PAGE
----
After the Narendra Modi government lifted the ban on controversial bull-taming festival Jallikattu in a notification issued on Thursday, animal welfare activists vowed to challenge the order and slammed the move, which is being seen as political opportunism ahead of the Assembly elections in Tamil Nadu.
The Centre made amendments to the 2011 Ministry of Environment notification, allowing bulls to be used for Jallikattu in Tamil Nadu and for bullock cart races in states such as Maharashtra, Karnataka, and Kerala, where they are popular.
Jallikattu is a traditional sport that has gone on for several centuries during the Pongal harvest festival in Tamil Nadu, in which bulls are chased by large crowds of men who attempt to tame the animals. The festival has come to be criticised for cruelty against the animals, with activists claiming the bulls are punched, stabbed, and even bitten in all the frenzy.
Animal welfare activists and organisations that were instrumental in getting a ban on Jallikattu slammed the government's decision to revoke it on Friday.
"I am a traditional Tamil, but my culture does not support cruelty," S Krishna, the vice-chairperson of the Animal Welfare Board of India (AWBI), told IBTimes India.
"AWBI lawyers are now studying the notification and we will take legal remedies to bring back the ban," he said.
People for the Ethical Treatment of Animals (PETA) India, which has documented horrific accounts of animal abuse during the bull-taming festival, has said it will move the Supreme Court against the Centre's order.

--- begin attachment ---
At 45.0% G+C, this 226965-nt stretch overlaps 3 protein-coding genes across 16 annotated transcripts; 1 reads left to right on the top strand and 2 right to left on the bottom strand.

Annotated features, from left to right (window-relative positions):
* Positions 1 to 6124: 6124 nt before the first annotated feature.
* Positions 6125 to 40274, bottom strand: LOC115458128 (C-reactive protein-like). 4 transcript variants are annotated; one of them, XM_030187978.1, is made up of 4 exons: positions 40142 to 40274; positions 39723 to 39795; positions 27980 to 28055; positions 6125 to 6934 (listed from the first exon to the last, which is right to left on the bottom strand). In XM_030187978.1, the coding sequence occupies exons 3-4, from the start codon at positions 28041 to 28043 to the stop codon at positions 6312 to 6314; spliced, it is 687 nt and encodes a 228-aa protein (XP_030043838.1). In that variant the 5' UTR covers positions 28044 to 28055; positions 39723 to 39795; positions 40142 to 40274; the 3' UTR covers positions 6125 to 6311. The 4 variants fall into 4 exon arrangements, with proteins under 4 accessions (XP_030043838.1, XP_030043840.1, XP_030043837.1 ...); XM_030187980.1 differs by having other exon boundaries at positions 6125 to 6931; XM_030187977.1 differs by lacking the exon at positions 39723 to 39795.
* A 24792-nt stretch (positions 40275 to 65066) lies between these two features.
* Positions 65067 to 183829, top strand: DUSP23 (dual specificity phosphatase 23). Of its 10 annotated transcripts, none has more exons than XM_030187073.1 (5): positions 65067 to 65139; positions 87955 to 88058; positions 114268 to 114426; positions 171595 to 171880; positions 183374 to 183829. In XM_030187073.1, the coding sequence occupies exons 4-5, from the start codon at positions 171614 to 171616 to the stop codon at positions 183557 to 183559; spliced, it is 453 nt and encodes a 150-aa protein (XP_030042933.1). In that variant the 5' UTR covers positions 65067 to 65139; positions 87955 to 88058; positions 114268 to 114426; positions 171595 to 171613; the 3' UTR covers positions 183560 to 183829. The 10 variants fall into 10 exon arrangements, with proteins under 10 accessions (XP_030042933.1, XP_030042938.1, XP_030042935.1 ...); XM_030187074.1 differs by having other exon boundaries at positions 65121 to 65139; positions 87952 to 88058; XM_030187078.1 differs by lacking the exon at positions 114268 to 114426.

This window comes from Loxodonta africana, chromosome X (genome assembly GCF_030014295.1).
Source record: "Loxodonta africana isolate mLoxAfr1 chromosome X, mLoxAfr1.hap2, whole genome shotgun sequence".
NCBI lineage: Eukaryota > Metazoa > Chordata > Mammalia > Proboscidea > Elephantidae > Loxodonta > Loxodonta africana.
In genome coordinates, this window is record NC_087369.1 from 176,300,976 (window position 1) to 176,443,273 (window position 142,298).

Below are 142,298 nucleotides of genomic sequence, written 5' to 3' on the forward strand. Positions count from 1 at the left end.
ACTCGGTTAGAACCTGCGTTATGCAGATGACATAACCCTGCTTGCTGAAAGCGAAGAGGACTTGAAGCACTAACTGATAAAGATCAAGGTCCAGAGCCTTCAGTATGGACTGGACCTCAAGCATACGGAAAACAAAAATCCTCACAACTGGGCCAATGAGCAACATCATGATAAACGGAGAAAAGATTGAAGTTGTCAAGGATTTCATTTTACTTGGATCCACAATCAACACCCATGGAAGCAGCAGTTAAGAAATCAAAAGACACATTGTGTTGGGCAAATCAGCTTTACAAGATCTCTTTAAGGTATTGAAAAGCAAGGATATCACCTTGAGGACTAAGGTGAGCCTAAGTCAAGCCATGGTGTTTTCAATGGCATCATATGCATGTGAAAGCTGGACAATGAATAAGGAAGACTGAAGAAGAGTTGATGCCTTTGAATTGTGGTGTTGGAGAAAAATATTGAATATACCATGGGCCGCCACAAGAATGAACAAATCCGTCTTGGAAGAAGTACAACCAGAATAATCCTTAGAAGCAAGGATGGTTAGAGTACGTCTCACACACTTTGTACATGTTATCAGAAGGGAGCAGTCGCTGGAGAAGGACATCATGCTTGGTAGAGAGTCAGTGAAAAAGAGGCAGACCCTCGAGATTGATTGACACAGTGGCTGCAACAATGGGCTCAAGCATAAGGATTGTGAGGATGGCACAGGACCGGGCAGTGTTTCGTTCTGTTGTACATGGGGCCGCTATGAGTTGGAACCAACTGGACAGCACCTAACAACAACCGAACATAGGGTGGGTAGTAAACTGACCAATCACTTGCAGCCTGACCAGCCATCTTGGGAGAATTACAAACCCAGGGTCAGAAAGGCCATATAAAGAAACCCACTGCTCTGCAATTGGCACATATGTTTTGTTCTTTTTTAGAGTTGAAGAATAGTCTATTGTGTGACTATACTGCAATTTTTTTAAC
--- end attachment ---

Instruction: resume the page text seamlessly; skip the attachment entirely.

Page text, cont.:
"Our phones have been ringing off the hook this morning, with calls from BJP supporters and others who are horrified that the same authorities who claim to care about cattle are now allowing the cruelty to cattle that was already banned by the highest court of India," PETA India Chief Executive Officer Poorva Joshipura said in a statement released by the organisation.
The sport had been banned in 2011 by the Central government, which had said animals such as bulls, bears, monkeys, as well as tigers and lions, should not be exhibited or trained as performing animals. The Supreme Court had upheld the ban in 2014.
However, several enthusiasts of the sport had been urging the government to allow the festival, and activists are now questioning the timing of the government's move ahead of the Tamil Nadu Assembly elections this year.
"It is definitely a political move. They have the upcoming elections in mind," Krishna said, referring to the BJP, which is seeking to make inroads in Tamil Nadu.
But regional political goals may not serve well for India's image internationally, Joshipura said.
"Lifting the protection against cruelty shown to bulls is a black mark on our nation, which has always been looked up to by people around the world for our cultural reverence for animals. India will now be considered archaic and backward as sensibilities around the world are changing in favour of animal protection," said the PETA India head.